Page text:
Don’t jump to the Cloud until you’re pushed

The Cloud is a wonderful concept.  The marketing blurb will read something like this:

You can put whatever applications you want in the Cloud at the touch of a button.  The underlying hardware will be invisible to you, and you can manage your applications at a virtual level, moving storage around as you see fit, moving your virtual machines around as you see fit.

If you predict a seasonal peak in activity, the Cloud can immediately divert CPU resource to your application to make sure that it can cope.  And if you no longer have a need for your application, it can be turned off at the touch of a button.

The reality is somewhat different.  Mainly because rarely do organisations use vanilla applications.  And the vast majority of applications that the marketing spiel appeals for are already built, having built on a physical architecture upon which it is reliant.

A while ago, I project managed the migration of one such application from its old home to a new home.  The data centre it was in was going to close come what may, and the legacy kit was near end of life.  So the decision was made to re-build the hardware from the ground up, using some lovely blade technology.  We upgraded the odd COTS application along the way to bring it up to speed.  And there was a little virtualisation in there to boot, I believe.  (I’m not a techie.  But I had a good bunch of techies around me who knew the detail.)

The migration was painful.  It was hard.  It took longer than originally planned (although perhaps not longer than some people originally expected) and there were some bugs that were difficult to resolve, rooted deep in the modules within COTS applications—not necessarily bugs in the applications themselves, but issues in our own application that were symptomatic of the way in which the supporting COTS application had evolved.

If we had been going to a fully virtualised environment, I believe I’m right in thinking that things would have been no easier.  Many of the same issues would have arisen, along with issues specific to moving to a fully virtualised set of environments.

Because of the headache and cost involved in re-platforming applications, there needs to be an impetus other than Cloud itself to move to a Cloud model.  This external factor may be the forced closure of a data centre, the need to re-platform owing to operating systems or COTS lapsing out of support or the unacceptable aging of the supporting hardware.  Or it may be the introduction of a brand new application—if a Cloud environment already exists, build it there.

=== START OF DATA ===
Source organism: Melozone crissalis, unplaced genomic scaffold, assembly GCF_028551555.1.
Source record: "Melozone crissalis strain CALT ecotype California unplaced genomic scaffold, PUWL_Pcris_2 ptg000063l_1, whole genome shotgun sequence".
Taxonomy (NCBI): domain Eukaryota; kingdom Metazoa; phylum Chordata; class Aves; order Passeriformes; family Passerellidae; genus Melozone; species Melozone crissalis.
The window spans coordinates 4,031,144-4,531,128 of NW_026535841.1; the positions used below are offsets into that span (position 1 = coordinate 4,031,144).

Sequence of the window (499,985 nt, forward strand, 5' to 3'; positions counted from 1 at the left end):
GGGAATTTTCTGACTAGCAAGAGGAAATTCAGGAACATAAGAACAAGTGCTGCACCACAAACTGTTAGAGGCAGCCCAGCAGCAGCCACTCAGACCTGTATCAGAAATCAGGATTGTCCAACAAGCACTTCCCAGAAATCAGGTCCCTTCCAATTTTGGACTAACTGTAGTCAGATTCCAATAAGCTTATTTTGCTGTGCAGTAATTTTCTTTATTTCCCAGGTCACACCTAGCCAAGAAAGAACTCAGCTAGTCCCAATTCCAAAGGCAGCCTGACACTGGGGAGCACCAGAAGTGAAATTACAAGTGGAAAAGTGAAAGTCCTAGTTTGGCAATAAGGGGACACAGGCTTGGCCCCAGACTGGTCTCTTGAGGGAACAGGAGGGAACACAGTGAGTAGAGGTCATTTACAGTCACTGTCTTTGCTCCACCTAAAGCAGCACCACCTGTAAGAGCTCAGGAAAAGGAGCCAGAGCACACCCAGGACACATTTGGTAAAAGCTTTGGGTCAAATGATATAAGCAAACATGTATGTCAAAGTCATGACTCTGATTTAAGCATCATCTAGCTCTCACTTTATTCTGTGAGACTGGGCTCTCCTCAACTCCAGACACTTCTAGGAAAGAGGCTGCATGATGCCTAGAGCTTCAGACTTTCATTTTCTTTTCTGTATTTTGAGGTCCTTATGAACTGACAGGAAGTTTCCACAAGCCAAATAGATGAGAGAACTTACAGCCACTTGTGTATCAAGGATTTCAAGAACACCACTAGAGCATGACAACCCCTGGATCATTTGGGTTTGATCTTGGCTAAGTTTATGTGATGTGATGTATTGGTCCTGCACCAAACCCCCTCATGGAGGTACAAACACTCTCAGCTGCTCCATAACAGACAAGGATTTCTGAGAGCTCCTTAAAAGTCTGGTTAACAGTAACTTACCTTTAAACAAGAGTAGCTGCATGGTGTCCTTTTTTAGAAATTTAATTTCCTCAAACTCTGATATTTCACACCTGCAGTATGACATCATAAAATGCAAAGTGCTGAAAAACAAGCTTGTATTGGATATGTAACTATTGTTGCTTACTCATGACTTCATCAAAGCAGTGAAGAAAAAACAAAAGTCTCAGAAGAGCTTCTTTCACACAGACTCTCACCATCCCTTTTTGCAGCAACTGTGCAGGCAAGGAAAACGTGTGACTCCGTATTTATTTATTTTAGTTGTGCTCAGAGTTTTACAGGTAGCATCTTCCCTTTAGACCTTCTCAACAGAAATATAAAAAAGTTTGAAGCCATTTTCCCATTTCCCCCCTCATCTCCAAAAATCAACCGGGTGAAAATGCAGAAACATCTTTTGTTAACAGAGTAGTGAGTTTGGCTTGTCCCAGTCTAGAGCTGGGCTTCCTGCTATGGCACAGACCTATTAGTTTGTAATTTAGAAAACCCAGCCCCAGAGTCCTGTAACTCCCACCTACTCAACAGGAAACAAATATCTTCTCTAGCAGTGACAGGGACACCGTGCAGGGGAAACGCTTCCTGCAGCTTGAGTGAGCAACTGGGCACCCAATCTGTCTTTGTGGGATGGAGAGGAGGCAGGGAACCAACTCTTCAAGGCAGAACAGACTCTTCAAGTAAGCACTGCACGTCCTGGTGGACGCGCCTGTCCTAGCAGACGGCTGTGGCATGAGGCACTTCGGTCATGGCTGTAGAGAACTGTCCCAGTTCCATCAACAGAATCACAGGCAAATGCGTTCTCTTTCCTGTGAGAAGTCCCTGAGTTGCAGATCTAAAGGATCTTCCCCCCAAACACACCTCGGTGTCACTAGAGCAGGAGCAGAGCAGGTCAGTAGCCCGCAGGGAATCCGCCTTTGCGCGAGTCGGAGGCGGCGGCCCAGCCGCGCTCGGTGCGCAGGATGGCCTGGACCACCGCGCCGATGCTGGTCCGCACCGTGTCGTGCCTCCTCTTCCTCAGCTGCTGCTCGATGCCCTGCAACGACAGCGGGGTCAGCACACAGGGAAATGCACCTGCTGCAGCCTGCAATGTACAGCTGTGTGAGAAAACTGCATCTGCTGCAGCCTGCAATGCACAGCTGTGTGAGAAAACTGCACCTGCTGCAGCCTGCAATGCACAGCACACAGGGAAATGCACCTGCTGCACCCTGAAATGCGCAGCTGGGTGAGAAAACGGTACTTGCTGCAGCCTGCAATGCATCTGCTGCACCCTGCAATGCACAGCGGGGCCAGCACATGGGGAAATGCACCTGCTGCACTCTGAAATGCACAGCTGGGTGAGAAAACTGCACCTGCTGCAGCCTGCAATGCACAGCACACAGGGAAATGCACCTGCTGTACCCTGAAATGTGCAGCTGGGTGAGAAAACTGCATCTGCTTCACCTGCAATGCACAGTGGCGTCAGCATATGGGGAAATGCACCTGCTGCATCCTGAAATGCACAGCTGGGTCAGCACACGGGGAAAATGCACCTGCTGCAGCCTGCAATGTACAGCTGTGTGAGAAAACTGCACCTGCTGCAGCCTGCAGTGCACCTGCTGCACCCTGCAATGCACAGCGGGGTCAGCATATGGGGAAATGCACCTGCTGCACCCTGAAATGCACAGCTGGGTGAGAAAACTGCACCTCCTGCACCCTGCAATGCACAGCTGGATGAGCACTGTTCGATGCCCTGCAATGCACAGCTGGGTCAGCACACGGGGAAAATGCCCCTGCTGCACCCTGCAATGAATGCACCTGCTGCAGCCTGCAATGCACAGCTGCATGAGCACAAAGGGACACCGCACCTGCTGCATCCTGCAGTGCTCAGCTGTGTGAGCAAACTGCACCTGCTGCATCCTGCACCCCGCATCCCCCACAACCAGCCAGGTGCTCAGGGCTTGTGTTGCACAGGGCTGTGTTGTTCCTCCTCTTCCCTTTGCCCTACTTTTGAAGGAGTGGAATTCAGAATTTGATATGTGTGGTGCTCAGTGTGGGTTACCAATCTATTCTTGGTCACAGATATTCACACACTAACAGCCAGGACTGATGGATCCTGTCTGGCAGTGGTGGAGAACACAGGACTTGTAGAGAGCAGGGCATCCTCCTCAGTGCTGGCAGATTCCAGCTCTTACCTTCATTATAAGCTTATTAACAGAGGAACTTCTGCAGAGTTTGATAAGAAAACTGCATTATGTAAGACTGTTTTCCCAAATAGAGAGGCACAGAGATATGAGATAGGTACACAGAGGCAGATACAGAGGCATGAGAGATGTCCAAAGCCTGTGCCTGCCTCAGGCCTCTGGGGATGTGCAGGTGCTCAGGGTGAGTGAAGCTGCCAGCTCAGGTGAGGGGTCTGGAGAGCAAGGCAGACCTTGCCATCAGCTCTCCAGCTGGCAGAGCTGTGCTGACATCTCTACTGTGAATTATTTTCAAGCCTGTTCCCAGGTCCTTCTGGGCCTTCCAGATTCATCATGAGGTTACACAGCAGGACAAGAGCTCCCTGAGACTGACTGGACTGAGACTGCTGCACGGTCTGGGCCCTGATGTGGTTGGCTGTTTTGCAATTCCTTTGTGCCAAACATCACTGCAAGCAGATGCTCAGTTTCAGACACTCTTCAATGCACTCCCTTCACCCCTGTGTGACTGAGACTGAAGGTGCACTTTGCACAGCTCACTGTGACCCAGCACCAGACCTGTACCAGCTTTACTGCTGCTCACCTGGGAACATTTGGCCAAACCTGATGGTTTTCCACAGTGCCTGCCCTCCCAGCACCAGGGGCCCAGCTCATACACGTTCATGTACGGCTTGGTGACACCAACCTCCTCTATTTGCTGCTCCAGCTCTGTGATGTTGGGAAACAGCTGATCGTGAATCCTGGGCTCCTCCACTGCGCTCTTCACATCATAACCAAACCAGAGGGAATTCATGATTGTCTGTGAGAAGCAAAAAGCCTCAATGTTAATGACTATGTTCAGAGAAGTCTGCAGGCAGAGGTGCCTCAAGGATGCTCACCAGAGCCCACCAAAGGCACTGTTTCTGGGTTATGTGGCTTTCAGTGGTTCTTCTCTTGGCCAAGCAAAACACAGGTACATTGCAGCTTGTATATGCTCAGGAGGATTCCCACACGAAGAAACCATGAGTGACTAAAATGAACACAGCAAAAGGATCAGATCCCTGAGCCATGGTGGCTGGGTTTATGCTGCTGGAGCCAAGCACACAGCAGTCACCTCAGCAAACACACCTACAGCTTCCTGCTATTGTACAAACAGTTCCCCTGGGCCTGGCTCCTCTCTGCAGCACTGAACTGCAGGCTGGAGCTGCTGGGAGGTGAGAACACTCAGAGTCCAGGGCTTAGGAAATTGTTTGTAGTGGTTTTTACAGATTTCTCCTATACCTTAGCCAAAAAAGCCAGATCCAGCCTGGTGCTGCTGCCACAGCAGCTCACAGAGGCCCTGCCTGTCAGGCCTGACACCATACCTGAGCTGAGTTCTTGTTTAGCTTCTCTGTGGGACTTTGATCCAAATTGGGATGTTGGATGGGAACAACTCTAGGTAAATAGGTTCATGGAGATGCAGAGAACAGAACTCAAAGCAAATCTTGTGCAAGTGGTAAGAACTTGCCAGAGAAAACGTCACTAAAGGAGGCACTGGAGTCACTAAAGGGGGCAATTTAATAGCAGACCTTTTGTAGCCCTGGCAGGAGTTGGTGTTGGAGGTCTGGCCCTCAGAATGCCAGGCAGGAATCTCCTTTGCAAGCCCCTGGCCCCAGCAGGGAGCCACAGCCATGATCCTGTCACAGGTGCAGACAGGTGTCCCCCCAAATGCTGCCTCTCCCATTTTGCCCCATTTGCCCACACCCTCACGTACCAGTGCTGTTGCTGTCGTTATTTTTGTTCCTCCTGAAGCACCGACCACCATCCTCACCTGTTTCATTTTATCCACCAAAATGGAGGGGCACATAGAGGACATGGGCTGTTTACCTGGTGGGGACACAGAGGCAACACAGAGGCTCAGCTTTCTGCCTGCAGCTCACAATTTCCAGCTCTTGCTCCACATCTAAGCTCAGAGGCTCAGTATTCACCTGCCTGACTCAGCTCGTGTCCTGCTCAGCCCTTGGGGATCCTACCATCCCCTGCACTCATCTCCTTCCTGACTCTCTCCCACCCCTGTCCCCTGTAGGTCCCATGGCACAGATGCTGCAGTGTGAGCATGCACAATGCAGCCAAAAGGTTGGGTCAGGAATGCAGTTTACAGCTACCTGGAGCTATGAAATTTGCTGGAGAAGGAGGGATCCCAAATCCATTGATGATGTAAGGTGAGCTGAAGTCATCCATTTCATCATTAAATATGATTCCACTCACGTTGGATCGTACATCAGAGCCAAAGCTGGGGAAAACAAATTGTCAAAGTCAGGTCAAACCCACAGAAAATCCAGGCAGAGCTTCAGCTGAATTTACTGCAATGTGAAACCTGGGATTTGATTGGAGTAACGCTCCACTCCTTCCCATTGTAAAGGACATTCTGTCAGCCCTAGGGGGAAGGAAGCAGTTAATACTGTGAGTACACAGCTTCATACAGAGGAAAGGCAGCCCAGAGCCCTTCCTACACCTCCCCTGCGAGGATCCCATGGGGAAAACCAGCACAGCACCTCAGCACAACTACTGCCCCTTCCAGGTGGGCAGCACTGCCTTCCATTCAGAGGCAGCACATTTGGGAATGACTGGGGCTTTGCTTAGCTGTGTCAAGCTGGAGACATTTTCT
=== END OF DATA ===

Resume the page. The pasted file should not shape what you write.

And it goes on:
Without the external impetus, the extraordinary cost and hassle that results from a migration cannot be justified.  Yes, the ongoing hosting costs may be cheaper, as you pay for what you use and no more.  And yes, your application may be more flexible in its new world.  But in most instances these benefits would be outweighed many times over by the cost of migration.  And don’t let people kid you otherwise.

Comments

One Response to “Don’t jump to the Cloud until you’re pushed”

  1. slatfatf on November 23rd, 2009 15:38

    Unusual to have 2 consecutive posts, both good, but failing to spot the link. The blog on peas and customer service outlines a real frustration we all feel when dealing with these companies. The point to make though is that these companies are not efficient and the results of mergers leave companies with multiple IT suppliers, data centers, call centers etc etc. Not a surprise. But you go on to argue in the cloud world that the cost of migrating apps etc is difficult and expensive (actually your argument rightly shows that it does matter whether you are moving to cloud or any other solution, it is the change that costs). So you outline the very thing that causes all your woe in the cloud argument. Cost of change is so high that mergers take time to find the natural break points to migrate and merge the underlying IT and processes.

    On a second point you pick out a small company to praise (street car) who have not been around that long, who are probably still growing and who have never merged.

    My local butcher also gives great customer service, but its not really fair to compare him to a global and merged insurance company.

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